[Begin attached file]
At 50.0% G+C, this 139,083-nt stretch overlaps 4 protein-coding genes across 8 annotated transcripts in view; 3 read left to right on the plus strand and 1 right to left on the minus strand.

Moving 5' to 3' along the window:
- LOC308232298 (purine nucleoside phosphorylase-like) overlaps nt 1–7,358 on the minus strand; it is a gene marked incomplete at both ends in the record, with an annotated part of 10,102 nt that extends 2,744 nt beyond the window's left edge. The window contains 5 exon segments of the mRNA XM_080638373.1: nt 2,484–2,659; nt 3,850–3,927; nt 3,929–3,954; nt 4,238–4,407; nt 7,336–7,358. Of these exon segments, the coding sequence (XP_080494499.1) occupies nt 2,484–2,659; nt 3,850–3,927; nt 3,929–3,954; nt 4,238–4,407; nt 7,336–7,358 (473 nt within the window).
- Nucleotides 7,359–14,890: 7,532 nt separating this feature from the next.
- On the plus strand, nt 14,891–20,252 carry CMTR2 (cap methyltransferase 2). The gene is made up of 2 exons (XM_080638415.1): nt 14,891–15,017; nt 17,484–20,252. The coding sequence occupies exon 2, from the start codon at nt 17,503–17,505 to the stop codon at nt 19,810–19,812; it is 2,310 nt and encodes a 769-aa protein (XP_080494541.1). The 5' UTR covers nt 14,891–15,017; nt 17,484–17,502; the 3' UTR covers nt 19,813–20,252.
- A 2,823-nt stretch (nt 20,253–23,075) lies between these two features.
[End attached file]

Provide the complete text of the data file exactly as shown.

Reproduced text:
At 50.0% G+C, this 139,083-nt stretch overlaps 4 protein-coding genes across 8 annotated transcripts in view; 3 read left to right on the plus strand and 1 right to left on the minus strand.

Moving 5' to 3' along the window:
- LOC308232298 (purine nucleoside phosphorylase-like) overlaps nt 1–7,358 on the minus strand; it is a gene marked incomplete at both ends in the record, with an annotated part of 10,102 nt that extends 2,744 nt beyond the window's left edge. The window contains 5 exon segments of the mRNA XM_080638373.1: nt 2,484–2,659; nt 3,850–3,927; nt 3,929–3,954; nt 4,238–4,407; nt 7,336–7,358. Of these exon segments, the coding sequence (XP_080494499.1) occupies nt 2,484–2,659; nt 3,850–3,927; nt 3,929–3,954; nt 4,238–4,407; nt 7,336–7,358 (473 nt within the window).
- Nucleotides 7,359–14,890: 7,532 nt separating this feature from the next.
- On the plus strand, nt 14,891–20,252 carry CMTR2 (cap methyltransferase 2). The gene is made up of 2 exons (XM_080638415.1): nt 14,891–15,017; nt 17,484–20,252. The coding sequence occupies exon 2, from the start codon at nt 17,503–17,505 to the stop codon at nt 19,810–19,812; it is 2,310 nt and encodes a 769-aa protein (XP_080494541.1). The 5' UTR covers nt 14,891–15,017; nt 17,484–17,502; the 3' UTR covers nt 19,813–20,252.
- A 2,823-nt stretch (nt 20,253–23,075) lies between these two features.